Type: Trojan
Destruction Level: High
Prevalence: Low


Malware names

Bot.Win32.Torzhok (Padvish)
Gen:Variant.Adware.Symmi.87092 (bitdefender)


What is Trojan?
Trojan is a type of malware that disguises itself as clean and legitimate software and behaves totally like a useful and functional software, but when executed, it causes a lot of damage to the computer system. There are different ways in which trojans could enter the system, some are: Entering through a software downloaded from the Internet, embedding in HTML text, attaching to an email, etc.

What is the Bot.Win32.Torzhok Malware?
The Bot.Win32.Torzhok malware operates with commands supported by a malicious bot. Notable actions of this malware include:

• Uploading the victim’s files to the malware’s server
• Deleting and renaming files
• Downloading and executing files on the victim’s system
• Creating a terminal on the victim’s system to execute command-line commands issued by the server

The malware server is a public service that makes the victim’s uploaded files accessible to intruders and allows its website audience to communicate with the infected systems and send them command-line commands.


Technical Review

Indicators of Compromise (IoCs)

❌ Presence of a file named .gu1d in the path %Temp%
❌ Network connections with this the address: hxxps://185[.]239[.]71[.]105

Performance Description

Upon execution, the malware creates a GUID by invoking the Windows API CoCreateGuid and saves it in a file named .gu1d in the %Temp% directory. This data is used as a cookie in the malware’s communications with a remote server.

Malware Server Address: hxxps://185[.]239[.]71[.]105
The malware then communicates with its command and control server over port 443 in the observed sample. It uses REST API functions to execute its operations.



Function Aim
api/v1/greeting/ Introducing the victim’s system to the server by sending initial contact information.
api/v1/register/ Sending the victim’s system specifications to the server, including the full operating system details, system username, computer name, etc.
api/v1/heartbeat/ Receiving an identifier from the server corresponding to the victim’s host (the malware uses this identifier to receive tasks from the server).
api/v1/psnapshot/ Sending a list of the victim’s system processes to the server.
api/v1/todo/ Retrieving new tasks from the server
api/v1/task/ Notifying about the status of the incoming task.
api/v1/fetch/ Downloading files from the malware server.
api/v1/explorer/ Sending a list of the contents of a specific directory to the server.
api/v1/mq/ Receiving and executing command-line commands from the server on the victim’s system. A terminal is created on the victim’s system for this purpose, executing the received commands and sending the results back through the established pipe between the server and the infected system.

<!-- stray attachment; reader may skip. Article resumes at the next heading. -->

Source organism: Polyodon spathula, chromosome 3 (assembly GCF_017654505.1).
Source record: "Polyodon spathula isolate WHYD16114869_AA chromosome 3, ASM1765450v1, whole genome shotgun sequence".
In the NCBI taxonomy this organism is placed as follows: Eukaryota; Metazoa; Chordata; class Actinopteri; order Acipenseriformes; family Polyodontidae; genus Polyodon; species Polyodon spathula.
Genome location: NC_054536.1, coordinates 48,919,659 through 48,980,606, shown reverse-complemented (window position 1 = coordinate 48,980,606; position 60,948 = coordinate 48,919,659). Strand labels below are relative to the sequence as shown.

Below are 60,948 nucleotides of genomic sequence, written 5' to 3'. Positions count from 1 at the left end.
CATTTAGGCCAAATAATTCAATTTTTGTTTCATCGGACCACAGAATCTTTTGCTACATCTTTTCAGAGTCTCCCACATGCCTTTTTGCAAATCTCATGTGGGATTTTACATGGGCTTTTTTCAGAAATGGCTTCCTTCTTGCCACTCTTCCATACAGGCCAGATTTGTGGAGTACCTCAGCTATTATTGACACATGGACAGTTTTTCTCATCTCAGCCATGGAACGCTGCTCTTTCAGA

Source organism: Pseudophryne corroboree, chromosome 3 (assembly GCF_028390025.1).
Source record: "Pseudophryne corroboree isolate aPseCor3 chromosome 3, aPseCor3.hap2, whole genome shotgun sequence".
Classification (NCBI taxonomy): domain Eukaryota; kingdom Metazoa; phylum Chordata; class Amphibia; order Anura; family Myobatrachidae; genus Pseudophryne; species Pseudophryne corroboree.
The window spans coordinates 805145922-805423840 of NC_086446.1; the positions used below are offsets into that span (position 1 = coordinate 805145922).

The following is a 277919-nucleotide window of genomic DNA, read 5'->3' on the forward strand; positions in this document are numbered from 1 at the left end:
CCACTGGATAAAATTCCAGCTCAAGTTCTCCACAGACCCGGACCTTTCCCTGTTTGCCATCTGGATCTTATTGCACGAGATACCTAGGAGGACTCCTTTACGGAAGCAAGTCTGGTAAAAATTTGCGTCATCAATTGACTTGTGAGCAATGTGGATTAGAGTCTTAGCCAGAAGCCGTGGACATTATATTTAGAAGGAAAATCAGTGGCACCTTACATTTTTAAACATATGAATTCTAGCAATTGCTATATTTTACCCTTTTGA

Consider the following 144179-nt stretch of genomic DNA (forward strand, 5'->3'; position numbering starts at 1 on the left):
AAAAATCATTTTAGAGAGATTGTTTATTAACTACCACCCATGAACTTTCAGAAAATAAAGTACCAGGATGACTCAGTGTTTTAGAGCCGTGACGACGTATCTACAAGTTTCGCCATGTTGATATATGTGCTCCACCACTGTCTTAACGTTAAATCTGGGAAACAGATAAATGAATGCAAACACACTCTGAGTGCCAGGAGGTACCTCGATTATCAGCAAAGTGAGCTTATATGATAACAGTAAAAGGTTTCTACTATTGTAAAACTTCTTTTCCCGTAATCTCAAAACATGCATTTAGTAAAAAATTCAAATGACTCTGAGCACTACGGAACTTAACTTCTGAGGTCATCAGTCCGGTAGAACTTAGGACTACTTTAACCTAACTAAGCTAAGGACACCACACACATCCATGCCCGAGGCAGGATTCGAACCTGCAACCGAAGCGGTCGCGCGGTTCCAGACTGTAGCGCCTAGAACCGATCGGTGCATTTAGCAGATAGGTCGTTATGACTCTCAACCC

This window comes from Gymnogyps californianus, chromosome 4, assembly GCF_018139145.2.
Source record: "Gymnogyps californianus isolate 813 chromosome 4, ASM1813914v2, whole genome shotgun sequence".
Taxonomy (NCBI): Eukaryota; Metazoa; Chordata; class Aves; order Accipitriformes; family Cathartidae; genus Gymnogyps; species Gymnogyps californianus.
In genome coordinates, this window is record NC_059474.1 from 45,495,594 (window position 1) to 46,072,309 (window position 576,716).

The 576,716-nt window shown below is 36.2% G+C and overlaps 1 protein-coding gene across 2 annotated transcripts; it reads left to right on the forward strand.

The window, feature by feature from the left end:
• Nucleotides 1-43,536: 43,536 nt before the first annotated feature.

api/v1/files/ Uploading the contents of one or more files to the malware server.
api/v1/goodbye/ Terminating the connection with the server.

Table 1- Functions used by the malware to communicate with the server

According to the descriptions mentioned in the table above, the malware requests a task from the server after introducing its system to the server and receiving the corresponding ID associated with its host. The task received from the server can include one of the following commands (payload value):

payload Aim
@download Downloading one or more files from the malware server and creating them on the victim’s system by calling the api/v1/fetch function.
@upload Uploading one or more existing files from the victim’s system as determined by the malware server. These files are sent by calling the api/v1/files/ function.
@cd Extracting a list of contents in a specified directory by calling the api/v1/explorer/ function.
@psnapshot  Extracting the list of system processes by calling the api/v1/psnapshot/ function.
@fetch Downloading the file
@execute Executing commands received from the server on the victim’s system.
@rm Deleting the file or files specified by the malware server from the victim’s system.
@rename Renaming one or more of the victim’s system files to the new names specified by the malware server.

Table 2- List of Malware Tasks Received from the Server


While executing the received tasks and establishing the necessary communications, the malware reports the result of its task by calling the “api/v1/task/” function, then requests a new task again.
For example, in the received sample task presented below, in the payload content, the server has sent the @cd “C:\\” command to the malware to execute. The {Qzpc} expression in the following image is the encoded equivalent of the “C:\\” directory:

 یک نمونه دریافت تسک از سرور

Figure 1 – A Sample Task Received from the Server

In the figure above:

  • Payload: A command that the malware must execute on the victim’s system.
  • ID: The corresponding identifier for this task.
  • Issued_to: The value corresponding to the GUID created for the user.
  • Host_ID: The ID received from the malware by executing the `api/v1/heartbeat/` function.
  • Issued_name: Corresponds to `username@computer_name`.

How to Deal with and Clean the System

✅Padvish Antivirus detects and removes this malware from the system. It is recommended to keep your operating system and antivirus up to date.
✅To enhance security against the significant increase in cyberattacks, including advanced persistent threats, follow security recommendations and use Padvish Managed Detection and Response (MDR) services.

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